More than 40 private garbage collectors have been barred from operating in the Nairobi central business district (CBD) as the county government moves to enforce what it called operating standards.
This has left hundreds of customers without the essential services, having paid in advance. They will now be forced to engage the remaining eight collectors or a company sub-contracted by City Hall to provide sweeping and garbage collection services in the CBD.
Creative Consolidated was issued with the contract for the city centre sanitation starting March 1.
Before the new move, there were 56 private companies in the CBD.
County director for environment Leah Oyake-Ombis said some of the trucks used to collect garbage were too old or small while others had few clients. The county set a minimum clientele of 100 for each private collector.
“We decided to standardise the type of vehicles and the minimum clientele that a private waste collector needs to have to continue providing these services in the CBD.
“So we came up with operation standards. We need closed vehicles with a minimum capacity of 10 tonnes. We also said they have to be branded with the company logo so that if you do illegal dumping we can easily trace you. They have to provide their clients with liner bags, which are branded with their names and logos to curb illegal dumping,” she said.
Dr Ombis was speaking during the release of 11 new garbage trucks by the county government, part of 31 trucks procured recently at Sh256 million. The remaining 20 are set to be delivered by April.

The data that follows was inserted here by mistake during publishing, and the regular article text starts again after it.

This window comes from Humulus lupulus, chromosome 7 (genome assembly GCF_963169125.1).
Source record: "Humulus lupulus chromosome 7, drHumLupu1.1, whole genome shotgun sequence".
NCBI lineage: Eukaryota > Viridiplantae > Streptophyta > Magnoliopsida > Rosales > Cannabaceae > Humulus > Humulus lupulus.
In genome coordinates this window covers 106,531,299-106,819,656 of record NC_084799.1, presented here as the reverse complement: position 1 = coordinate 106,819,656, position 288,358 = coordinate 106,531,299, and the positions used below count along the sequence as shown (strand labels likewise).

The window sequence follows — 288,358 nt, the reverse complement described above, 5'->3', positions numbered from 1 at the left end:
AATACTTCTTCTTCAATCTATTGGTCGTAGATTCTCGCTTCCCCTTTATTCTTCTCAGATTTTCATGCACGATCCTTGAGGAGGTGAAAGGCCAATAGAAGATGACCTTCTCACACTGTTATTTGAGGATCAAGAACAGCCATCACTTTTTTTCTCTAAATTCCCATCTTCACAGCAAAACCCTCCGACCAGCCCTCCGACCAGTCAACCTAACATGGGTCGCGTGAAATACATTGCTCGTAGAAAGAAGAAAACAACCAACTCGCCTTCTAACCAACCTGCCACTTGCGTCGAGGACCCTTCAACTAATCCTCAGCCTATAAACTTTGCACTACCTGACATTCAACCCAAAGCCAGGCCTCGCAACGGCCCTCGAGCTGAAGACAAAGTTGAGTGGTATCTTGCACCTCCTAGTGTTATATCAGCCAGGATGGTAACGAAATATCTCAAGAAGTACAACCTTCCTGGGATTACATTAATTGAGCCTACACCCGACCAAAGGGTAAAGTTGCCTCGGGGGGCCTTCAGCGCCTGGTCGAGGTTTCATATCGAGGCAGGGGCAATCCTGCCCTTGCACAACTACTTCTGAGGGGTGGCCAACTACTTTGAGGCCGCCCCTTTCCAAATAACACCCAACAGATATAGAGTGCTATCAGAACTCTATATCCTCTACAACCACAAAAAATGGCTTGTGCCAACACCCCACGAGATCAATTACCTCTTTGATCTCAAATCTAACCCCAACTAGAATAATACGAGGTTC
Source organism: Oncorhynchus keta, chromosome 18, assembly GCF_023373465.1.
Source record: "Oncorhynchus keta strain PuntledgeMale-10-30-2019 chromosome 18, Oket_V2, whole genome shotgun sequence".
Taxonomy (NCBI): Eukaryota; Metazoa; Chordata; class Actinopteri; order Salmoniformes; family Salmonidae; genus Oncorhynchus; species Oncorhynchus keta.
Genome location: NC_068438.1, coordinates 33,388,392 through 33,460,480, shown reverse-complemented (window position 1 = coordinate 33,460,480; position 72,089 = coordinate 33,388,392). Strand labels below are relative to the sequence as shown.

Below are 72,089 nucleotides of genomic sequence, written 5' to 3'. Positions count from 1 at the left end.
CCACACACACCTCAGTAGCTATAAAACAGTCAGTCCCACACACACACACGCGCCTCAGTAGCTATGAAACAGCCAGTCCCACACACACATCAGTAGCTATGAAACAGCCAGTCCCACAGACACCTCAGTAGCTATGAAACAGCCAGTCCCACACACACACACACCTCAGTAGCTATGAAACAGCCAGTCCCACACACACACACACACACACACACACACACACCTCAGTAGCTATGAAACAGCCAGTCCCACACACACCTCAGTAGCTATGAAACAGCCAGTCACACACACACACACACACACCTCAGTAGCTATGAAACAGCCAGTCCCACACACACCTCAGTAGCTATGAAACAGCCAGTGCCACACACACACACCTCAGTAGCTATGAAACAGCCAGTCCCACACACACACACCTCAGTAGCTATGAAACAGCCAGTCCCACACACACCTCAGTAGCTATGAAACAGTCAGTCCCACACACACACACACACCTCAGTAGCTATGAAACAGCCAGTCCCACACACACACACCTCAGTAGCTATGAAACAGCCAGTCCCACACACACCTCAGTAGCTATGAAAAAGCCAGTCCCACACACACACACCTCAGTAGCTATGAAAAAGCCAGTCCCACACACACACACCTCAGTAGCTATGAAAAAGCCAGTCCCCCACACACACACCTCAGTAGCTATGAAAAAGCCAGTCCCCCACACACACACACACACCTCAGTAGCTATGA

Also procured are six tractor shovels to load the tipper trucks, 19 side-loaders and six skip trucks to transport waste containers to be placed in markets.
Nairobi produces 2,000 tonnes of solid waste daily. City Hall expects 65 per cent of this to be hauled to the Dandora dumpsite by end of April once the entire fleet is in place.
The 44 trucks are expected to haul 800 tonnes of garbage daily while private companies will carry 200 tonnes. Creative Consolidated will transport 250 tonnes daily.
Dr Ombis said the new haulage capacity will allow City Hall to compete with private collectors in the estates.
For domestic waste, households pay the county Sh100 per tonne per month while commercial enterprises pay Sh300, according to the Nairobi County Finance Act.
“The next business that we are giving to our division and sub-county supervisors of environment is going around and creating a database of those clients who would want to subscribe to our collection system,” she said.
Governor Evans Kidero said the county is set to launch colour-coded bins in sets of three to ensure that recyclable and non-recyclable garbage is sorted at the source.
The project will cost Sh200 million. Garbage collection remains a key benchmark that Nairobi residents continue to use as measure of the effectiveness of Mr Kidero administration.